Medical Humanities 39 (1):11-19 (2013)

Abstract
Portraits of patients served many clinical functions in eighteenth-century medic John Hunter's medical practice. As incarnations of medical skills and medical knowledge, they helped Hunter understand his patients’ problems. They could also bridge the physical absence of his patients, and so help him discuss cases at a distance with other members of the medical faculty. Moreover, portraits complemented text in his day-to-day practice; portraits were in no way an ancillary medium for Hunter, but rather a fundamental way of working. Meanwhile, the role of Hunter's assistants as medically trained artists complicates typical historical models of patient–practitioner interactions, and affects how patients were objectified by modes of looking and by art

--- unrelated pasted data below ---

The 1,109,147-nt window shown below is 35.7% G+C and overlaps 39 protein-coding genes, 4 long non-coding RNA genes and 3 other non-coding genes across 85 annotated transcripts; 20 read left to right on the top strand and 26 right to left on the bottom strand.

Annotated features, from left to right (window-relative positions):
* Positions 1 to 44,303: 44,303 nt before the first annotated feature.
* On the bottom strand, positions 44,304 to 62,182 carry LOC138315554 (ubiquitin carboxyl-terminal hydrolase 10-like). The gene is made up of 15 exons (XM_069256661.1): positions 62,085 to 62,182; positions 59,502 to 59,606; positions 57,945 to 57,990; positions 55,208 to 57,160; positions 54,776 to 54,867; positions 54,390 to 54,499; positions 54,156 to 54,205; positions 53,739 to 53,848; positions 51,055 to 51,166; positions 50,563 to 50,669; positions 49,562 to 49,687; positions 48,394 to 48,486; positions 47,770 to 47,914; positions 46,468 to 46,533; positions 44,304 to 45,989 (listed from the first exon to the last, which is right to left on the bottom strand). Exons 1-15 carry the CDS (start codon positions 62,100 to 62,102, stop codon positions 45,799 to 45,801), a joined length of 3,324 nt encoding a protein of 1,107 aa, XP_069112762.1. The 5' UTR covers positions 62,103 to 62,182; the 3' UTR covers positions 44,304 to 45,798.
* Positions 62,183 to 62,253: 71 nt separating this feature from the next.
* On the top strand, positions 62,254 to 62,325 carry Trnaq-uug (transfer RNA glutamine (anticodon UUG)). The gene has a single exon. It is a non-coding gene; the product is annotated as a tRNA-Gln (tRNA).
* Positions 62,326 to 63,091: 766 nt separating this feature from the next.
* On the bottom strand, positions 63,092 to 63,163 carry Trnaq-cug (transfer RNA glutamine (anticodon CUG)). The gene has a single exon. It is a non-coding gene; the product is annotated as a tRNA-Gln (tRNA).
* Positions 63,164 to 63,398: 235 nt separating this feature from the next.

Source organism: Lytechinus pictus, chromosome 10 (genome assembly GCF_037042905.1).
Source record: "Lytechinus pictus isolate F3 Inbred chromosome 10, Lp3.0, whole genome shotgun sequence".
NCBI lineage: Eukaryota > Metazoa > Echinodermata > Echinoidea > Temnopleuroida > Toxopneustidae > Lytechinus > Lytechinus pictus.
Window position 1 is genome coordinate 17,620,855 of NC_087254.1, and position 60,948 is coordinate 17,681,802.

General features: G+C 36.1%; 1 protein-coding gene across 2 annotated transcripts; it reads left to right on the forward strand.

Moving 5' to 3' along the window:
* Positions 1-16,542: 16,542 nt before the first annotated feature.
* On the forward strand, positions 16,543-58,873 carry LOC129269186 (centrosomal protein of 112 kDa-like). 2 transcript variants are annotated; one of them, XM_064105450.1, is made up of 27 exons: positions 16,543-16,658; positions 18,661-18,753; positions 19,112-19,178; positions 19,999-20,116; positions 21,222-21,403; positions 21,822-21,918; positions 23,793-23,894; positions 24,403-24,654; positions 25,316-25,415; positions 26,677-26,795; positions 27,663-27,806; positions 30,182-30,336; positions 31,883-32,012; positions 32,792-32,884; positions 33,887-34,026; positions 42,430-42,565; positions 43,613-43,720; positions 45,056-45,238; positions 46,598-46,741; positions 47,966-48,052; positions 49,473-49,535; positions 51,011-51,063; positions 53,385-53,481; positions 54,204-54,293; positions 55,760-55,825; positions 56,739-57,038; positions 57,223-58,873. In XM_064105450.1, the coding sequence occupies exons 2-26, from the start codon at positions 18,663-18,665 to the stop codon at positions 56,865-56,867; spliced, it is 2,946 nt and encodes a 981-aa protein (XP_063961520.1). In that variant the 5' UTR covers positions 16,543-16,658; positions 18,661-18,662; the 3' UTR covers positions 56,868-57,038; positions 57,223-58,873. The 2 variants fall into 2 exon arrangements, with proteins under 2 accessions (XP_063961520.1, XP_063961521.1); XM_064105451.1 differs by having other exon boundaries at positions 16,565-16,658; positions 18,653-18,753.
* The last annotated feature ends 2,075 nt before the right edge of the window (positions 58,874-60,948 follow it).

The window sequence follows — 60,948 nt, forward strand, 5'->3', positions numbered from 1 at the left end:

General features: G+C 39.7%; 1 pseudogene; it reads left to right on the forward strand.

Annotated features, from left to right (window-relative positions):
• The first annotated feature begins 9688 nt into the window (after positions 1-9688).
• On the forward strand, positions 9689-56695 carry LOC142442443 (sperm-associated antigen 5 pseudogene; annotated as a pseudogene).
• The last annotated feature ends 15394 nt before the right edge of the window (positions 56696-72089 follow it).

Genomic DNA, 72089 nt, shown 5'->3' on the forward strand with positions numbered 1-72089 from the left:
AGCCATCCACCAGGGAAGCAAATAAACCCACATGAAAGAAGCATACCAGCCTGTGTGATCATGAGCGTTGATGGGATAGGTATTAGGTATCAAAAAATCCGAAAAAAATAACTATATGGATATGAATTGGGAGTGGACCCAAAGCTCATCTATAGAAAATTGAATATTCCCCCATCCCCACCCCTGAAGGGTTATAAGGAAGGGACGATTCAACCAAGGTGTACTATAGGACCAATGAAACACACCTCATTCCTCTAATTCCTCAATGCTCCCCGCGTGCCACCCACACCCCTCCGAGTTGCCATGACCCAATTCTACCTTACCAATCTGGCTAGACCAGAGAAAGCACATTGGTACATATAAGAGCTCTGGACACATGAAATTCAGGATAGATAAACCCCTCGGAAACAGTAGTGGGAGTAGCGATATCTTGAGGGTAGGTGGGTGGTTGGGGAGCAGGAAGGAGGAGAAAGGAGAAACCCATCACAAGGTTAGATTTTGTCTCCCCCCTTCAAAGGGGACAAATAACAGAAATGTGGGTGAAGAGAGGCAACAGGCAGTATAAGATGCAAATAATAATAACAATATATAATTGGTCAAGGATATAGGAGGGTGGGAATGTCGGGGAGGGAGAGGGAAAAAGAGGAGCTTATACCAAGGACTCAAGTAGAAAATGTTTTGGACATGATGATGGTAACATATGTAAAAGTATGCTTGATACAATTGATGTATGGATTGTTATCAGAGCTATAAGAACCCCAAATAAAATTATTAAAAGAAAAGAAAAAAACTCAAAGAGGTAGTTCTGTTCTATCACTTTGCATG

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DOI 10.1136/medhum-2012-010278
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